High dose flu shot better for RA patients

3 minute read

High-dose influenza vaccine is almost three times more likely to be protective than the standard dose vaccine in people with rheumatoid arthritis

The high-dose influenza vaccine is almost three times more likely to be protective than the standard dose vaccine in people with rheumatoid arthritis, according to a Canadian study.

Around 280 patients with seropositive RA were given either the high dose trivalent influenza vaccine or the standard dose trivalent influenza vaccine in a randomised, double-blind trial.

Patients who received the high dose vaccine were 2.8 times more likely to form protective antibodies against H3N2 than those on the standard dose.

The seroconversion rate for H1N1 and B/Brisbane were, respectively, 2.3 and two times higher in people on the high dose vaccine compared to those on the standard dose.

Adverse events were similar in both treatment groups, with around 30% of patients in each arm reporting side effects.

The study, unveiled at the American College of Rheumatology annual meeting in Chicago in October, is the first to document the success of high dose flu vaccine in patients with RA.

“Because of these conclusions we believe that these results will likely change clinical practice,” Associate Professor Ines Colmegna, a rheumatologist at McGill University in Canada who was the study’s presenting author, said.

Patients with RA are more likely to contract the flu than healthy people of the same age, and are at greater risk of major complications, such as pneumonia, stroke, MI or neurological complications.

“These [greater risks] derive from inherent immune dysfunction associated with RA, co-morbidities, the age of our patients and immunosuppressive therapy,” Professor Colmegna said.

For this reason, the annual flu shot is funded in Australia for patients with immunocompromising conditions, such as RA. However, like older people, RA patients under the age of 65 have a suboptimal immune response to the standard dose influenza vaccine.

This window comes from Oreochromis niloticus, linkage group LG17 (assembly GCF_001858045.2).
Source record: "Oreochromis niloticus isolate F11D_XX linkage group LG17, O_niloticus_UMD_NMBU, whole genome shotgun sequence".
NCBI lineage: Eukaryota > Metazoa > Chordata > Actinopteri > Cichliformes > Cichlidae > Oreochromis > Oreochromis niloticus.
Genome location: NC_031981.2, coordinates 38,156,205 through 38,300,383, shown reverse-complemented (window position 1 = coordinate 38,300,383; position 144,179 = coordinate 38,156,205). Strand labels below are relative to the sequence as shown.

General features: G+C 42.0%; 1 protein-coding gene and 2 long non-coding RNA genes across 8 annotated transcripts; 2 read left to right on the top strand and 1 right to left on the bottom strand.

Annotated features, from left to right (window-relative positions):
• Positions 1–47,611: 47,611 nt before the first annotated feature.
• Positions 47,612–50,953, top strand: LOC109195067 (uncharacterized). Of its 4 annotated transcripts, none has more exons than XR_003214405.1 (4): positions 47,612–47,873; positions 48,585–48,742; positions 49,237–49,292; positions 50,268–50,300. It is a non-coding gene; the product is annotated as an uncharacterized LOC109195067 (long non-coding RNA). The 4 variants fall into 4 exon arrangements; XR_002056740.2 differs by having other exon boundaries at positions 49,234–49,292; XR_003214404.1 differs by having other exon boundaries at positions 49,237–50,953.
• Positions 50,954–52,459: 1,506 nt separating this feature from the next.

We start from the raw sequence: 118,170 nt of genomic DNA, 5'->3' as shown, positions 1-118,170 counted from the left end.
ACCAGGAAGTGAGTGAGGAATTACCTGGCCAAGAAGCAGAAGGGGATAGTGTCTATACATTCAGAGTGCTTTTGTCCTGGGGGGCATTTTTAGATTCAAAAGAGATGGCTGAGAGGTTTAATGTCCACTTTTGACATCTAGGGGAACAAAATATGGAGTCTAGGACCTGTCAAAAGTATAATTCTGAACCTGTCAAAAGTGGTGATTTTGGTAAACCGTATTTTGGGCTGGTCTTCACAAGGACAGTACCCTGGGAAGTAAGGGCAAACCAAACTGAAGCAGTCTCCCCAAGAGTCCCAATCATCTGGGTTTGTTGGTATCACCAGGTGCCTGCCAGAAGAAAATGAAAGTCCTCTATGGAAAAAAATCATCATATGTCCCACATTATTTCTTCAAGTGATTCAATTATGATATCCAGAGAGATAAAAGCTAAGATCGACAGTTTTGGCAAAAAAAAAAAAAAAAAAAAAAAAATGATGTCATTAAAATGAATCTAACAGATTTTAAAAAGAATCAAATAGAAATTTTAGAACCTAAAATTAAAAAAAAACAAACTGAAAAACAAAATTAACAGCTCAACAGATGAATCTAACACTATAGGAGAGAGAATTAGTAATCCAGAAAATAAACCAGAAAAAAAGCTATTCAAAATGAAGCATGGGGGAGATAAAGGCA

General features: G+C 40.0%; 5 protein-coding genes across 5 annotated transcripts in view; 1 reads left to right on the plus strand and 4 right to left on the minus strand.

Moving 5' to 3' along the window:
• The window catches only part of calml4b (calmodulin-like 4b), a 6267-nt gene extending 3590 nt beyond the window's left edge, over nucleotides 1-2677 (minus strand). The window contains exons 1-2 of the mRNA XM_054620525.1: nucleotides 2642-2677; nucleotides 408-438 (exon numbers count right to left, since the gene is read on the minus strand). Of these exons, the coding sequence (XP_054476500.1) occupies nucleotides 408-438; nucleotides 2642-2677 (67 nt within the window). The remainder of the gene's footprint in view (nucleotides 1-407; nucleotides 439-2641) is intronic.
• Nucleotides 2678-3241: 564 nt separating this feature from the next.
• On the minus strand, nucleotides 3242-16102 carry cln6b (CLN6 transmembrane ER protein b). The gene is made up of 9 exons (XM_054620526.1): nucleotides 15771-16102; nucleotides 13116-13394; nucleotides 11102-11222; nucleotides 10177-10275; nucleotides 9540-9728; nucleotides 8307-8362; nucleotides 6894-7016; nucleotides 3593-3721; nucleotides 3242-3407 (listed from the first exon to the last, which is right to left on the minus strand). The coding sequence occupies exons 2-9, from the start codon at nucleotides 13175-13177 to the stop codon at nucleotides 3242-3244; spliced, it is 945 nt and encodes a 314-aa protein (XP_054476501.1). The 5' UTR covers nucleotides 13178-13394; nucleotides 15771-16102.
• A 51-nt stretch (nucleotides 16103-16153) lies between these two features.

Could the high dose flu shot be the answer? Perhaps, but prescribing habits would really depend on the cost of the vaccine to the patient, Dr Helen Keen, a rheumatologist based in Perth, said.

Fluzone High-Dose was added to the NIP in February for people aged 65 and over, but patients under this cut-off age were not eligible for a free high-dose flu shot.

“I do think that the results of this study should encourage rheumatologists to offer patients with RA the high-dose vaccine, especially in older patients for whom it is government-funded,” Dr Mona Marabani, a Sydney-based rheumatologist and past president of the Australian Rheumatology Association, said.

“One caveat is that we don’t have any information regarding actual clinical cases of influenza in these patients post-vaccination.”

The Canadian study showed that RA patients under 65 could also benefit from the high dose influenza vaccine. The average age of people in the study was around 61 years. A spokesperson for the Federal Department of Health said the use of Fluzone High Dose among individuals aged less than 65 years had not been approved by the TGA or recommended by the PBAC.

Christian Felter, the head of medical at Sanofi Pasteur (which supplies Fluzone High-Dose in Australia) said the company understood the need for improved flu vaccines for RA patients, but that the current indication of high-dose vaccine was only for those aged 65 years or above.

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